Modern biologists arrange the more than 8,000 living species of reptiles into four main groups: Squamata, Crocodilia, Testunides and Sphenodons. These groups are only distantly related, with some reptiles being more closely related to birds than to other reptiles, and so they do not represent a true clade, or evolutionary family. Instead, reptiles as a group are regarded as a "paraphyletic" family of animals.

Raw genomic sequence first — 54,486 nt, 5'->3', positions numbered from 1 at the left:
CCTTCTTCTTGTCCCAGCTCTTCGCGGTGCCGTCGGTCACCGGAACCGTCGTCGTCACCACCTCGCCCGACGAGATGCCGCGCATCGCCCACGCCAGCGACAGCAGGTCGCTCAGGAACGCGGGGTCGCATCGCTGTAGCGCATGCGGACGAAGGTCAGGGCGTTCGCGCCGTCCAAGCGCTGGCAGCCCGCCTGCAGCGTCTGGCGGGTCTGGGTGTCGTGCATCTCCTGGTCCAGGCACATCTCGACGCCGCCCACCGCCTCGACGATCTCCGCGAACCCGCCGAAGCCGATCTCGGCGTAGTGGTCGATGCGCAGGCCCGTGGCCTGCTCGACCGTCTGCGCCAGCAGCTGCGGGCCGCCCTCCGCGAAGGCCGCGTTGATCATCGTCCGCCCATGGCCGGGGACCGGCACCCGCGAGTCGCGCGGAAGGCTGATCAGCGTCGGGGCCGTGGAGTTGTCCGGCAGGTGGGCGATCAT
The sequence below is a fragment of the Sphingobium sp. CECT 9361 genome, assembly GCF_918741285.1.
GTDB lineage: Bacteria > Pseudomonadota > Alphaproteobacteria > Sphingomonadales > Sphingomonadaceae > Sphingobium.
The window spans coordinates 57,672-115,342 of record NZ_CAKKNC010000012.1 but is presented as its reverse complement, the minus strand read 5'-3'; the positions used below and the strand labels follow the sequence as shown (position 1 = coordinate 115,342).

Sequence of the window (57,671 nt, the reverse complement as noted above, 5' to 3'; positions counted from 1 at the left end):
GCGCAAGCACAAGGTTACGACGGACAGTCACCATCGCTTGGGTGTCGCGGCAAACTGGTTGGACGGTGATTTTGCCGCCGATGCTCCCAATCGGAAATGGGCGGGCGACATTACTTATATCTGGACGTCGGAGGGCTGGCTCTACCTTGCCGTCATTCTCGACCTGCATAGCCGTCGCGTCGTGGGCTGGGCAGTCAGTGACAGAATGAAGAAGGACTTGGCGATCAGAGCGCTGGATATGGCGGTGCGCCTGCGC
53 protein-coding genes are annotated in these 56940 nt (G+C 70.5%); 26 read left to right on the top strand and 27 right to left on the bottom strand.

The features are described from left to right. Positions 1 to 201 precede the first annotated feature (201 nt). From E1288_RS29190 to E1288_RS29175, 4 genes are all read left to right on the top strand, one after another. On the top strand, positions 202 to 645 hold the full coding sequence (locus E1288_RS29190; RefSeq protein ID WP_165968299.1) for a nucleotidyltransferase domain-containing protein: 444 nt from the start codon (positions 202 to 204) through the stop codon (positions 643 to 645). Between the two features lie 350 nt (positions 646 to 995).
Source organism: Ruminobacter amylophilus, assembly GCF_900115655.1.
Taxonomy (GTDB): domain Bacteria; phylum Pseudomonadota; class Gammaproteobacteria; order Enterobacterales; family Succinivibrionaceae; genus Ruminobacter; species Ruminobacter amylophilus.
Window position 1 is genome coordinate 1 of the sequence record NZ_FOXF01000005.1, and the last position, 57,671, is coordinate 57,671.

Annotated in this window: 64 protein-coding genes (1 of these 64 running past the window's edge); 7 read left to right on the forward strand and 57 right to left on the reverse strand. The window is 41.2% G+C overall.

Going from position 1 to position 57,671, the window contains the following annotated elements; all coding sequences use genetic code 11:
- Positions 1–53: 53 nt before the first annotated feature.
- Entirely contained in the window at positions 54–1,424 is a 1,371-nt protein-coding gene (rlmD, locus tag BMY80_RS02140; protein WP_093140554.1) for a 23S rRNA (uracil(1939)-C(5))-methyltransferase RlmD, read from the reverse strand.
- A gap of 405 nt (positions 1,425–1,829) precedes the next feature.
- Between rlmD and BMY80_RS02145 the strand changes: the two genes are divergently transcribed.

Alligators, crocodiles and caimans are all modern members of the group Crocodilia. The first members of this group appeared 84 million years ago, and their modern descendants have survived largely unchanged. Crocodilians are the closest reptilian relatives to birds and are, in fact, more closely related to birds than to turtles. The group Testunides first appeared during the late Triassic Era and includes all living turtles and tortoises. As of 2014, the Sphenodon group has dwindled to only two living species, both confined to a limited area in New Zealand. Sphenodons are lizardlike in appearance, though they do not have lizards' characteristic jointed skulls. Squamata is by far the largest and most diverse reptile group. The over-7,400 living squamates live in a wide variety of climates all over the world and include all modern lizards and snakes.